Few people knew about the feeding requirements of Teo’s bloodline, and fewer cared. What most saw was an undead monster that drew its strength from the blood of the living and, when properly fed, was a match for even a Pact Warrior. Where most Pact Warriors could only maintain their transformation for a limited time though, vampires were effectively transformed permanently and were believed to be less-than-sane as a result. This belief wasn’t unfounded either. There were many who took the transformation poorly, and some bloodlines that were composed primarily of monsters. Teo himself knew that in certain areas he was no longer capable of acting with reasonable self-control. Only physical restraint and direct pleas from Ren had held Teo back from taking the lives of a pair of noblemen who disparaged Ren’s character within Teo’s earshot a week after he was first turned.

That incident, and others like it, couldn’t have escaped the Duke’s attention, but he hadn’t deigned to notice or comment on any of them before the night he barged into Ren’s bed chamber. Something about the fear that Teo felt then, helped him navigate the fear he felt while curled up in the back of the carriage.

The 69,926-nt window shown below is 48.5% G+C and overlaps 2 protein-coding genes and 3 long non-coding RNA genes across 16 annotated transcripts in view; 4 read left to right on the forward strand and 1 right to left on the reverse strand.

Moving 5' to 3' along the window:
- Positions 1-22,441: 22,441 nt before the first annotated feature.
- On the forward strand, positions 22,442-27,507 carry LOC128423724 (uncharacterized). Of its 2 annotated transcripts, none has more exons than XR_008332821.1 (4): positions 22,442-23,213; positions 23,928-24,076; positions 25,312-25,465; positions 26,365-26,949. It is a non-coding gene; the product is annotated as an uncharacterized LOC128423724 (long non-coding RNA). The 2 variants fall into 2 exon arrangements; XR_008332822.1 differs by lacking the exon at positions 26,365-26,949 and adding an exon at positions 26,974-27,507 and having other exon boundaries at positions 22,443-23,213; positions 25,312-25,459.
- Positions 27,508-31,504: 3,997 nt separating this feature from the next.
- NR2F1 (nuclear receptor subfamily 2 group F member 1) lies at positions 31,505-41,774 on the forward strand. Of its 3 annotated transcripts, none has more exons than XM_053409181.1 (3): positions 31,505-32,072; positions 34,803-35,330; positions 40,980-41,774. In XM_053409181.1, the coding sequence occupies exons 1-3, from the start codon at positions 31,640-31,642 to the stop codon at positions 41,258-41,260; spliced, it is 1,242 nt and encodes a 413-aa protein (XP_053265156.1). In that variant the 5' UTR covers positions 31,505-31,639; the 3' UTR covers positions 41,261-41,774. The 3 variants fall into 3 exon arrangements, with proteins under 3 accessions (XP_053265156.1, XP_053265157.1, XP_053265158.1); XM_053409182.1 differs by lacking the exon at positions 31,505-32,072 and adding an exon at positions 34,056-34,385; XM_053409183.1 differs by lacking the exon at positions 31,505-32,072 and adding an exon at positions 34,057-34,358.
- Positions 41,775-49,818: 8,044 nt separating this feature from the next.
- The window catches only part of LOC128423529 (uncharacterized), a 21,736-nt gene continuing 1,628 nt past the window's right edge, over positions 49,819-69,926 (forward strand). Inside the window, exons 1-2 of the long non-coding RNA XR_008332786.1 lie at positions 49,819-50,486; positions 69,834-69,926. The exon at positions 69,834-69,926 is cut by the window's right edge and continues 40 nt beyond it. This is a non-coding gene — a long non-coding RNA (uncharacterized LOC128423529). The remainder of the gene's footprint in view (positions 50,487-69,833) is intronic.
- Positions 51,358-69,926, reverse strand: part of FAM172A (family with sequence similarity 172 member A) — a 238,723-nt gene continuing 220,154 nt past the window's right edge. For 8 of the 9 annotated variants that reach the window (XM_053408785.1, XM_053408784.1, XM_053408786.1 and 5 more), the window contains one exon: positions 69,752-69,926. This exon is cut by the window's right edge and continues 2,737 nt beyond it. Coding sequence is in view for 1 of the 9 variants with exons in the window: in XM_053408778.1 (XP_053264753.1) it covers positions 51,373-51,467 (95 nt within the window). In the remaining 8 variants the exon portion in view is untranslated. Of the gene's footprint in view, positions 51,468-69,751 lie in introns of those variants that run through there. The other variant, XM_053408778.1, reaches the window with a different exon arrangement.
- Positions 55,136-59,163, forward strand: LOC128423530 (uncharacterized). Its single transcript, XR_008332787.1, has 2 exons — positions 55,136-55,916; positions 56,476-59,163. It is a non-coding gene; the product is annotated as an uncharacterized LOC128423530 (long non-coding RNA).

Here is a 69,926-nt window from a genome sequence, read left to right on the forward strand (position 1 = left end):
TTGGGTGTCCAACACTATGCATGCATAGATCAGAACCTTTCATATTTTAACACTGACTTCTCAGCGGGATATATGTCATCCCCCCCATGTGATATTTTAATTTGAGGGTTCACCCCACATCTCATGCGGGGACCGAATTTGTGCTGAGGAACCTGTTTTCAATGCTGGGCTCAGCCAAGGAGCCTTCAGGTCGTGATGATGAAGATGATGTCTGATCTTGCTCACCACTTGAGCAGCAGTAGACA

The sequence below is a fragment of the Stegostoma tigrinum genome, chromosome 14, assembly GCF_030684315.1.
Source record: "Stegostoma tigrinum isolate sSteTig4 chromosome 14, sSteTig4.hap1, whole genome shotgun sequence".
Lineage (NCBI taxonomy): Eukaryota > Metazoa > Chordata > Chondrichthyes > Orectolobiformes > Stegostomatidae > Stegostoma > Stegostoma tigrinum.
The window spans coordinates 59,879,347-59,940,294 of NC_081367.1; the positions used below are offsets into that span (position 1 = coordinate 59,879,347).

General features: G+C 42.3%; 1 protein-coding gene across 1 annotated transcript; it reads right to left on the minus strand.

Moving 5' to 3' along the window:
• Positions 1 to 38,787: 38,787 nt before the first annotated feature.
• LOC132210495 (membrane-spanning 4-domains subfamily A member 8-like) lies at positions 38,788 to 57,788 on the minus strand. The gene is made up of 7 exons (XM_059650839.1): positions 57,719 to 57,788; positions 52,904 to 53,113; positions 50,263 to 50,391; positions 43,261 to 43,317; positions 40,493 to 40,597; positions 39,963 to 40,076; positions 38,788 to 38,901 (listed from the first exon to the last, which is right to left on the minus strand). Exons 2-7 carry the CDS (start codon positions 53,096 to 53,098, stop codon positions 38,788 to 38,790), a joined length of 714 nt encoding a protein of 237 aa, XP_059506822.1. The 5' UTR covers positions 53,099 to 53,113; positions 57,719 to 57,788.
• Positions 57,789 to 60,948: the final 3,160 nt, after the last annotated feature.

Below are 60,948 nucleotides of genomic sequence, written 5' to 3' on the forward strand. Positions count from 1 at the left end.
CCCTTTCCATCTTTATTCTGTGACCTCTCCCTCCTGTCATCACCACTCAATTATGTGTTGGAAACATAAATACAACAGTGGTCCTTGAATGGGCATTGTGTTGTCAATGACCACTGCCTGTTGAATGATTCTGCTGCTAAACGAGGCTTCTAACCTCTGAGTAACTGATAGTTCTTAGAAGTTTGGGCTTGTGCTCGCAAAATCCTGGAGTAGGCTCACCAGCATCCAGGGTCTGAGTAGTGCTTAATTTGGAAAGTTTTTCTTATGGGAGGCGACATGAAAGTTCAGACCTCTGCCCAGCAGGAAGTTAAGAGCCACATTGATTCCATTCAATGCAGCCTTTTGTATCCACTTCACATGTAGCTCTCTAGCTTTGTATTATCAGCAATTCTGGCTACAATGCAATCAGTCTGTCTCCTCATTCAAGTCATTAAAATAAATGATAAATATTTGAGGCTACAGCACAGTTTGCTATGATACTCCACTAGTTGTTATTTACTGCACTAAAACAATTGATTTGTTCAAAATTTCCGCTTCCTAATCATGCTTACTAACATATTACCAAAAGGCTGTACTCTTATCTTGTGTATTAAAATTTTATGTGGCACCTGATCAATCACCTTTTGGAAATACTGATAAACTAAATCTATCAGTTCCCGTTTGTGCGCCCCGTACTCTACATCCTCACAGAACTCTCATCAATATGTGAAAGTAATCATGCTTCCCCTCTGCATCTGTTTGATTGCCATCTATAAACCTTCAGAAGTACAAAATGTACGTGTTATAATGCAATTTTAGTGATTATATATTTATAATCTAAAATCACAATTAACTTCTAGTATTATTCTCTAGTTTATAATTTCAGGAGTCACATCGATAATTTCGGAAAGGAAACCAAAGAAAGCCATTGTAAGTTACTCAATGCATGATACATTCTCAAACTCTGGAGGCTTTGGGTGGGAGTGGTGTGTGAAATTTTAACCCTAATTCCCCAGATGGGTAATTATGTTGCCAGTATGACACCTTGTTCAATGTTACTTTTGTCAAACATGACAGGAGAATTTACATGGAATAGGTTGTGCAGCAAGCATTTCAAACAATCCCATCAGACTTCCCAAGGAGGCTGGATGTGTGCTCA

Then he’d lost the person he loved most in the world. Then he’d been beaten and cast out of the only home he had. Then he’d been left starving in a ravine. Compared to that, his current fear was still miserable, but it was a misery that he could survive.

Reflecting on himself, Teo felt his fear yield to shame and then to absurd and shallow mirth. Vampires were supposed to be unholy terrors. Creatures of power and mystery who were untouchable and unkillable. Teo knew that none of those things were true. Without blood, and the life force it carried, he was weaker than he’d been even as a boy. The Duke’s assault had been well timed in that sense. Teo had gone so long not feeding from Ren that he’d lacked anything like the strength to fight back.